Over the past year, many of you have joined us on a voyage of rare disease discovery. We have shared the huge challenges facing the rare disease community – from patients and their carers, clinicians and the companies developing life-saving treatments for patients in need.
How those challenges are framed varies depending on the stakeholder, but they boil down to the same issue: searching for, accurately identifying, diagnosing, and treating patients with rare and ultra-rare diseases. The difficulty is compounded by the fact that there are as many as 9,332 unique rare diseases and 21,582 synonyms, according to data from Orphanet.
We have described the ability to pick out patterns to identify patients with rare diseases as being a bit like identifying thousands of constellations of stars: Neither is within the scope of the human eye and both require extremely advanced technologies to even begin to decipher and separate patterns.
Yet to research and develop innovative products for rare diseases, companies must find ways to identify populations of patients for study purposes. And as the millions of patients with rare diseases and their families know all-too-well, the wait for a diagnosis, much less treatment, can be painfully slow, with symptoms often missed or not well-understood by the doctors that they see. Over the summer, we have shared real-world stories with you from patients with rare diseases and conditions or from the parents of children with debilitating rare diseases.
We shared Paul’s battle to get his narcolepsy recognised, diagnosed, and treated and the huge battle he faced professionally and medically. Tamsyn shared her difficult journey with getting the recognition, treatment and support she needed for her rare condition, Poland Syndrome, and how the poor understanding of her condition by healthcare professionals led her to studying biological sciences at university and to her passion for work in the rare disease space. And Bernd shared his story as a parent of a child with Alström syndrome and his battle to get his son, Ben, the support he needs.Download the Presentation here:
Finding patients, building the therapeutic journey
Getting patients from identification to diagnosis to treatment is not simple either. As some recent research has shown, only a small percentage of patients identified as having a given condition get treated. First, the patient needs to be flagged, then a clinician needs to respond to that flag, after which the patient must agree to be diagnosed and then to any treatment protocol, which inevitably leads to a high attrition rate. What that means is the cumulative curve to identify and recruit patients for assessment and for clinical trials might take up to five years.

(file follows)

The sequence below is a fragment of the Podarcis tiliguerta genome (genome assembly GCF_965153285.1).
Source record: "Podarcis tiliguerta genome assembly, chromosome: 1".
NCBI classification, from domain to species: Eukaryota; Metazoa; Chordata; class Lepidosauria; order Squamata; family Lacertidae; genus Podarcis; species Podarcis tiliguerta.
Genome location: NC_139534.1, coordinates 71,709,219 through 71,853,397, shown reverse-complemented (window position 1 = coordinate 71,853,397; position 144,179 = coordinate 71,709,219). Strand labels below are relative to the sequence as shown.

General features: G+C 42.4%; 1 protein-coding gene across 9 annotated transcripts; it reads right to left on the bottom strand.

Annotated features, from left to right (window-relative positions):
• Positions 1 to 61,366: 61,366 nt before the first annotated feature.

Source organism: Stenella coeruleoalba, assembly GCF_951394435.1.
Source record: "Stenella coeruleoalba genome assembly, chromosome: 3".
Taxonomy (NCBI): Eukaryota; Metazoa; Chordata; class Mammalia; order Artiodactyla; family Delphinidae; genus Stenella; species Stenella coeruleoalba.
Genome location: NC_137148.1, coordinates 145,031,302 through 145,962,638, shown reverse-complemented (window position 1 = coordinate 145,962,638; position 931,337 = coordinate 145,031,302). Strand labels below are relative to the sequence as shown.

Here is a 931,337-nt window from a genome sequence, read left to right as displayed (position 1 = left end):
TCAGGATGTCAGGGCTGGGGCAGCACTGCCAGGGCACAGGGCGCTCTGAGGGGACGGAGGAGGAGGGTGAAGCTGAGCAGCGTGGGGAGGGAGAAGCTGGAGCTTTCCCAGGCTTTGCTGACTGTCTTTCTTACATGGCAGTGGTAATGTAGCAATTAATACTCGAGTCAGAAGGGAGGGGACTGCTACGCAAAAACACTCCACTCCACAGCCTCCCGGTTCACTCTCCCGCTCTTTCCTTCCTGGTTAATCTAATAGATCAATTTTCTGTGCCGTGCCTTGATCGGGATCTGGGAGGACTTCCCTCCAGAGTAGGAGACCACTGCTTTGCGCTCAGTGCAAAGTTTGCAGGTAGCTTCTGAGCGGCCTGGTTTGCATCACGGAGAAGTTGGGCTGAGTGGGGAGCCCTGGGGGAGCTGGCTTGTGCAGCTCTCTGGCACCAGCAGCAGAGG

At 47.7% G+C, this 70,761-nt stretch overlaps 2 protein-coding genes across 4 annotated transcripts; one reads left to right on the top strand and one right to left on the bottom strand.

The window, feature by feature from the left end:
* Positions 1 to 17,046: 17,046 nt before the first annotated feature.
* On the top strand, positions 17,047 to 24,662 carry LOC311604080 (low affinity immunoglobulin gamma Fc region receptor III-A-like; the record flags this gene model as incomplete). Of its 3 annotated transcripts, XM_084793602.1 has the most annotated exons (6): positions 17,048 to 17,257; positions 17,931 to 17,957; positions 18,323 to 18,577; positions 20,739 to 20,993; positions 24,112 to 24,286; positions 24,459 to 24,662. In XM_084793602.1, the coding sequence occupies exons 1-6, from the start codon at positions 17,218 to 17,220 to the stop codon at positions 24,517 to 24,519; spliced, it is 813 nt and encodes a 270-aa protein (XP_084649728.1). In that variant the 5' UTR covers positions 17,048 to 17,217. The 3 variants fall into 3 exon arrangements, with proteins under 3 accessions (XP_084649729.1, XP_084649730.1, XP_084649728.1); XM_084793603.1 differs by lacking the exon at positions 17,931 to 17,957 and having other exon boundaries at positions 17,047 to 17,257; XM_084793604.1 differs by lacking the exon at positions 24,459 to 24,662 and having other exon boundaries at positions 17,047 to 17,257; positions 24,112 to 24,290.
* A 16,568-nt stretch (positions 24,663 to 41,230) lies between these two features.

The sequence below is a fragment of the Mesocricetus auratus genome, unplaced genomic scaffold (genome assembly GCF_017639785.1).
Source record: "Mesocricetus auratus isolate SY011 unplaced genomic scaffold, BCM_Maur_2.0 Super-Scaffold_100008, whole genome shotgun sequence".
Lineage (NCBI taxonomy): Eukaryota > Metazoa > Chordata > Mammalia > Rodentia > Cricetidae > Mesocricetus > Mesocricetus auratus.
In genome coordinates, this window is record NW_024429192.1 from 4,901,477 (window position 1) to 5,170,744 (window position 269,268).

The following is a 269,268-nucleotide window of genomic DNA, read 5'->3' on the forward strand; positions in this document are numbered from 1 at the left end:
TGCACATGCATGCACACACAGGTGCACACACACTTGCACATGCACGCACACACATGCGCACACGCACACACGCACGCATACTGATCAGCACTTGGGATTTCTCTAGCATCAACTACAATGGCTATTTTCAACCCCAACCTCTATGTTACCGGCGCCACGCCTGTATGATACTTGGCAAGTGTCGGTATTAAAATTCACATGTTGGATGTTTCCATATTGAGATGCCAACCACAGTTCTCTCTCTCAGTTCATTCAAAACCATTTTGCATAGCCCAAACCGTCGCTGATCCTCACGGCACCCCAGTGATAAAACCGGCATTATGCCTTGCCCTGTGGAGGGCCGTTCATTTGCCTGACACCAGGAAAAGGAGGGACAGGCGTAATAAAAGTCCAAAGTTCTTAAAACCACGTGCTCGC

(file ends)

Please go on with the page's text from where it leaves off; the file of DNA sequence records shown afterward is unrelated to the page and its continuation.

However, the bigger barrier has been that to find patients, you must first understand the system and how patients pass through it or rebound within it. As has become clear, patients present with a heterogeneity of symptoms and, as a result, patients who may have the same rare disease are seen by a wide range of specialists. AI algorithms can – as Volv Global has demonstrated – address this challenge through a machine learning technique known as random forests by classifying patients, first by learning about the disease and its different symptoms, then where and how the clinical system is managing those patients and then how to identify and cluster those patients.
Volv Global’s inTrigue methodology learns more about a rare disease through analysis of certain key data points within the EMR, including symptom prioritisation, the patient journey, misdiagnosis, and variance in clinical decision making. It also gathers learnings from patient registries, clinical trials, and other sources to uncover underlying biomarkers and predictors and find undiagnosed rare disease patients.
Join us at the World Orphan Drug Congress Europe, 15 – 18 November, where we will hold a workshop on Monday 15th November 10:30 CET to discuss:
The patient journey vs the patient experience by looking at orphan drug treatment and diagnosis through the patient lens.
The workshop will include a presentation from Volv Global’s CEO Christopher Rudolf, as well as a talk by Bernd Rosenbichler whose life changed dramatically when his son was diagnosed with a rare disease. After a long career in the automotive industry, Bernd now spends his time pursuing ways to accelerate research on Alström, alongside founding two projects Branewo gUG and Ben’s Art UG.
Steven Bourke is a dynamic patient advocate representing EUPATI CH (The European Patients' Academy, Switzerland). He joins us to facilitate the session with his expert eye firmly fixed on removing the stigma around disease through clear communication, empowering people who are patients to become active participants in their therapeutic journey whilst contributing effectively to the wider healthcare ecosystem.
During the workshop, attendees will be split into groups to discuss what they would look for in a solution to identify patients, after which we will regroup, summarise the key points raised and hold a panel discussion to share the findings.
We are expecting a lively and stimulating workshop! We want to hear your ideas, no matter how idealistic they seem to you. It’s about joining the stars to make the constellations aided by technology.